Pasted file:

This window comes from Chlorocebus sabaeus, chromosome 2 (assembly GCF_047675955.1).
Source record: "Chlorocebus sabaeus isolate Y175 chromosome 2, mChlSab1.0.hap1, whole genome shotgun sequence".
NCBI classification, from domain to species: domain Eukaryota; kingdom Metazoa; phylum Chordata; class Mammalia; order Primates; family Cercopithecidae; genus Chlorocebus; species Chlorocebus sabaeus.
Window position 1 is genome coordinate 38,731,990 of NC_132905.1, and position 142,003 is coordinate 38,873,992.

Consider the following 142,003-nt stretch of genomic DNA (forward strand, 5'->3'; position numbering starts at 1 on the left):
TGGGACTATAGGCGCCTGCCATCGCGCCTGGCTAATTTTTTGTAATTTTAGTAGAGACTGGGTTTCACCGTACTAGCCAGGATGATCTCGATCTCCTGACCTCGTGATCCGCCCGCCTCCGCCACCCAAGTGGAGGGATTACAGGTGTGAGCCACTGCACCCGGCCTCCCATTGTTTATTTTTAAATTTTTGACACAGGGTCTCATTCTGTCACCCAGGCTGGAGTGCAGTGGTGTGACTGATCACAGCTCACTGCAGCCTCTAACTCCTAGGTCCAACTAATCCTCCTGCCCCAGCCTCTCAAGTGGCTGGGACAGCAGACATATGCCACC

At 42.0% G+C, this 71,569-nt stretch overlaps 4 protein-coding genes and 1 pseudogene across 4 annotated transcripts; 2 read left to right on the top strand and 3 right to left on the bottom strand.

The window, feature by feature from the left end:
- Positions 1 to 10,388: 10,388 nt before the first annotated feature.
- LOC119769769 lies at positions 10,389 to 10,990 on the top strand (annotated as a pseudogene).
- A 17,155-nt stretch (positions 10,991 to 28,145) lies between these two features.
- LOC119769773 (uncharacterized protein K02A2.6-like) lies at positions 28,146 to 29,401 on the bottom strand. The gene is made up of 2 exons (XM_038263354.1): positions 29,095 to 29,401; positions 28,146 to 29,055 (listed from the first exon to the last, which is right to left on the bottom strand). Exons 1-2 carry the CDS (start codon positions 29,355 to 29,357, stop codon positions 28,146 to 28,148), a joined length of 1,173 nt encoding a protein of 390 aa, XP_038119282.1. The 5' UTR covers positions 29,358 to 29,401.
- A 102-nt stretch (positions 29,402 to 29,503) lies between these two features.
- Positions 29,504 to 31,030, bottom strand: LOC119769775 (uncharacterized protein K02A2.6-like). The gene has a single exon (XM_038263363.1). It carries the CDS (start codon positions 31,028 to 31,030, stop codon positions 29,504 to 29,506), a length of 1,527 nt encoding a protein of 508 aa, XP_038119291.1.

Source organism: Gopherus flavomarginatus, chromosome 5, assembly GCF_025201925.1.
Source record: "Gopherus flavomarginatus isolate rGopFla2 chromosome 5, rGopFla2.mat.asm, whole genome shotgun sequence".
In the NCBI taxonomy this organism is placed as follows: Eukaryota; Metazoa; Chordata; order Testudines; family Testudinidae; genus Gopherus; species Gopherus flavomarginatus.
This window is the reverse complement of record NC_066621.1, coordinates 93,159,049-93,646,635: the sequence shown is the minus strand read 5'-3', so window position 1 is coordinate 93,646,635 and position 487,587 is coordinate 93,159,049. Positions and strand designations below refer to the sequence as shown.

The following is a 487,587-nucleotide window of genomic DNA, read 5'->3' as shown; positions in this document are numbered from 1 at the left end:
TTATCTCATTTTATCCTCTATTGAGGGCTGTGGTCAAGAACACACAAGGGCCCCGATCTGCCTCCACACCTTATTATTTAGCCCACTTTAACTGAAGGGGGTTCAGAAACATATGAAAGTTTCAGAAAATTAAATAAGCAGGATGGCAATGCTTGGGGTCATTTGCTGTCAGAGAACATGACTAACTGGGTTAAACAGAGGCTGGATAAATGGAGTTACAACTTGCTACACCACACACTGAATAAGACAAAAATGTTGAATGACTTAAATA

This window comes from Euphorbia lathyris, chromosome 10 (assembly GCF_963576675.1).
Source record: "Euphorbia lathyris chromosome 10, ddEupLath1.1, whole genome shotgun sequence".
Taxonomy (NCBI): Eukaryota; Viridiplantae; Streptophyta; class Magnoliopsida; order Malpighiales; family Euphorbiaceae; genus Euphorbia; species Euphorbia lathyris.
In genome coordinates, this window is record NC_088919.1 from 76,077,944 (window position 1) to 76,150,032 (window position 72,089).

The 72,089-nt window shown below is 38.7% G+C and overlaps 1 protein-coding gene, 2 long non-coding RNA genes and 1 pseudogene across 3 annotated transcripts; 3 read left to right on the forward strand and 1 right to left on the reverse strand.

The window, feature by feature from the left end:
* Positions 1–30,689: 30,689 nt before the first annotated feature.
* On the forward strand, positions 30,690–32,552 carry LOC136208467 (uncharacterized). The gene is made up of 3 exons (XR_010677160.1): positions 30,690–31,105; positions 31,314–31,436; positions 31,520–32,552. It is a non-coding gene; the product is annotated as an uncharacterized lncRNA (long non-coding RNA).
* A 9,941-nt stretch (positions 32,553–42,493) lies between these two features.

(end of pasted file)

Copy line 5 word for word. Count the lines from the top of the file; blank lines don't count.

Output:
Consider the following 142,003-nt stretch of genomic DNA (forward strand, 5'->3'; position numbering starts at 1 on the left):